Anna is a grown up and she is allowed to spend her time with whoever she likes and Kristoff is not a stalker and he heads toward the bus station.

He kind of lurks for a moment out of sight, Jesus, like a pathetic territorial stalker from some police procedural TV show.

But then.

He catches the tail end of a deranged rant - this motherfucker swearing at Anna - then an unmistakable order, “Come on!”

Kristoff sets his shoulders and rounds the structure. Anna is standing in the corner, teary eyed and shaking her head frantically. Richard’s in the mouth of the shelter, and he’s got her fucking purse, holding it out to the side of his body in a taunting, reminding kind of pose.

"What are you mugging people now?"

Anna sees him first, and she drops back into the chair as Richard flinches around to see who’s interrupted his little display.

There is a tense second's pause. They stare at each other.

Richard throws his hands up into the air in a mocking kind of gesture and casually drops Anna’s bag.

"Just trying to give her a ride home. Fuck. Nevermind."

Kristoff lurches forward as Richard tries to elbow his way past and catches him around the nape - his hand slots easily over the back of Richard’s scrawny neck.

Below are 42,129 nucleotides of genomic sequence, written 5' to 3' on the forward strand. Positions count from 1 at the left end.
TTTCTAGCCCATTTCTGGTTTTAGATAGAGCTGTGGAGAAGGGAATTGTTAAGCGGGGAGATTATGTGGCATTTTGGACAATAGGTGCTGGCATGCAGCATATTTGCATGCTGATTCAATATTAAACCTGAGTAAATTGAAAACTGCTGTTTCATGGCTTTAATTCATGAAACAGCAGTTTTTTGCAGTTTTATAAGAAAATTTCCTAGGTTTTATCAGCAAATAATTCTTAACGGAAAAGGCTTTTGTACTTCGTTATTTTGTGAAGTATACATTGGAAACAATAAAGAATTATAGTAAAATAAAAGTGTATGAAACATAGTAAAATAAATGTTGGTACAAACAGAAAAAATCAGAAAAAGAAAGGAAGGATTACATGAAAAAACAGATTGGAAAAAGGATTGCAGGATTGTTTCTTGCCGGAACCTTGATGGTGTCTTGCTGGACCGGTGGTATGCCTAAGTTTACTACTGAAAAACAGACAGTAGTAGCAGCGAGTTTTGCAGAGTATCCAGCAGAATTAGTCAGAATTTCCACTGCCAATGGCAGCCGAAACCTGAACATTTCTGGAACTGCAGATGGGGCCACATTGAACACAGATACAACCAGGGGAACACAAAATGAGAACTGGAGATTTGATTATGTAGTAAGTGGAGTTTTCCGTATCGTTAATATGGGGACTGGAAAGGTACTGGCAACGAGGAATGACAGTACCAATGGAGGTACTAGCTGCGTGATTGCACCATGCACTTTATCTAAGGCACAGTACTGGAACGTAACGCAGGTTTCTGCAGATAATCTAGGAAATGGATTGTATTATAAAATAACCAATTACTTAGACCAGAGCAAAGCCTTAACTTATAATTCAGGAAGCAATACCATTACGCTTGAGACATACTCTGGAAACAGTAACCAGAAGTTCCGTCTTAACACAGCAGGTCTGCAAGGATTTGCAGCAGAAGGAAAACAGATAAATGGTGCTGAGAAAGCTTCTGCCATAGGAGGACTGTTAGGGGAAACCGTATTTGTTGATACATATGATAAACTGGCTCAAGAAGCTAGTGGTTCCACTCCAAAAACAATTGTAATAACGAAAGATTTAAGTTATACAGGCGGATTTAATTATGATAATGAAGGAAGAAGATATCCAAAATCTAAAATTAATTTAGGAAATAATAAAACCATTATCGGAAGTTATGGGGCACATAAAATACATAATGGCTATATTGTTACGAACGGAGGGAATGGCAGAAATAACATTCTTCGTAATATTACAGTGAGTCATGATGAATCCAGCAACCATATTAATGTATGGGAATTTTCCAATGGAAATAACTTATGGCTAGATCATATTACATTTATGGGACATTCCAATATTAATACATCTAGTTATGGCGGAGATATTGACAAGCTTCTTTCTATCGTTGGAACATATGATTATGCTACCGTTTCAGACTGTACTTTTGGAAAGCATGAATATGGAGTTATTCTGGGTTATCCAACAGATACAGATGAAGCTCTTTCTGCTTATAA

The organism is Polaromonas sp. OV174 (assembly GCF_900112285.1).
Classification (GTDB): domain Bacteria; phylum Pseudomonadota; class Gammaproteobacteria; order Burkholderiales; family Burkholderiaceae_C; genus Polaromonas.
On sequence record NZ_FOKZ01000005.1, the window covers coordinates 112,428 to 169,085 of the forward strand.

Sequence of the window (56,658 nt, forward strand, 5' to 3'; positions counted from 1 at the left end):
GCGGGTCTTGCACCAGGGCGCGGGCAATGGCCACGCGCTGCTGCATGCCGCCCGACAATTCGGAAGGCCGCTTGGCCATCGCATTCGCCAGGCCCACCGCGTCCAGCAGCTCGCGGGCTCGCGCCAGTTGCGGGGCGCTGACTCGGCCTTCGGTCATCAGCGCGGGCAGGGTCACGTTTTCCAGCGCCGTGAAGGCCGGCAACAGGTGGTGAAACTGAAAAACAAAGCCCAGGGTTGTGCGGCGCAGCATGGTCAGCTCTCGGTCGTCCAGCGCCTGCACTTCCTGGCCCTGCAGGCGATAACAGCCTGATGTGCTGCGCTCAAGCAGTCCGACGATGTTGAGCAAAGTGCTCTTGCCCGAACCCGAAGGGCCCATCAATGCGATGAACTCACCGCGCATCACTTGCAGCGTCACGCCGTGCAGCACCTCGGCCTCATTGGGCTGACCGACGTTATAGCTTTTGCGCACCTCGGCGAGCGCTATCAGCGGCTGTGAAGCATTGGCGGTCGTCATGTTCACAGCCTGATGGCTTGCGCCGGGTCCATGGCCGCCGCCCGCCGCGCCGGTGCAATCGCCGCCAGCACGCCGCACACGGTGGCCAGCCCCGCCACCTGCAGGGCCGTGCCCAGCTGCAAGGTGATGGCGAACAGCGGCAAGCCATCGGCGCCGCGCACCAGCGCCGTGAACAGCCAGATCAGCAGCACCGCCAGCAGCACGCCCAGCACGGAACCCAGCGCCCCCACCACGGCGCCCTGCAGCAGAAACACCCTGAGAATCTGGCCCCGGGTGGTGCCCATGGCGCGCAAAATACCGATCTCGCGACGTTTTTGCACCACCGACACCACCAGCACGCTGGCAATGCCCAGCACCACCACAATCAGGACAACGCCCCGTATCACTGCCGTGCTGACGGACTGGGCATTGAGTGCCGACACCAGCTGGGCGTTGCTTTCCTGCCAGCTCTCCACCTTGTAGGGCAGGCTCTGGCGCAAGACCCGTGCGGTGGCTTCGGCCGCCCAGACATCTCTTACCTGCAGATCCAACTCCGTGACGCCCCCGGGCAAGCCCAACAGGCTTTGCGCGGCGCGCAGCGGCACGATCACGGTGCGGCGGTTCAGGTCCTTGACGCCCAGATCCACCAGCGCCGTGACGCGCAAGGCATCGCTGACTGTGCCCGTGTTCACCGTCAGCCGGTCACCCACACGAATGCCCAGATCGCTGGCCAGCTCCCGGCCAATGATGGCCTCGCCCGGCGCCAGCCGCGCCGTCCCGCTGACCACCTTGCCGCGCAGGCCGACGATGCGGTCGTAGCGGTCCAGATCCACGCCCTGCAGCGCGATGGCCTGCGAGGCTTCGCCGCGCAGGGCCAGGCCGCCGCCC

Kristoff exerts some pressure, forcing him into a hunch. For all he’d been happy to intimidate a scared girl, alone in the dark, Richard doesn’t try to fight back against Kristoff’s grasp.

“Pick it up.” Kristoff spits, shoving Richard down and away.

Freed, Richard kicks wildly at Anna’s purse, then dances further out of reach.

“Fucking have her then - think I want your sloppy fucking seconds!” and he takes off the other way, into the store’s parking lot, not quite running but throwing frequent checks over his shoulder.

Kristoff itches to go after him. Make him feel what it’s like to be small and afraid. Get him in Kristoff’s truck and drive awhile - not so fucking fun from the passeger seat.

Anna hasn’t said a word yet. She’s curled herself up tightly in the small plastic seat in the corner of the bus shelter, big eyes watching him over the top of her knees.

He leans over to scoop up her purse, but he doesn’t want to go into the bus shelter to give it back, so he drops it lightly on the ground just inside the opening and then retreats a little.

She doesn’t uncurl.

“Sorry,” he says, pulling at the hair at the base of his neck, her eyes widen in surprise, “I shouldn’t’ve - he was already leaving. I should’ve just let him go.”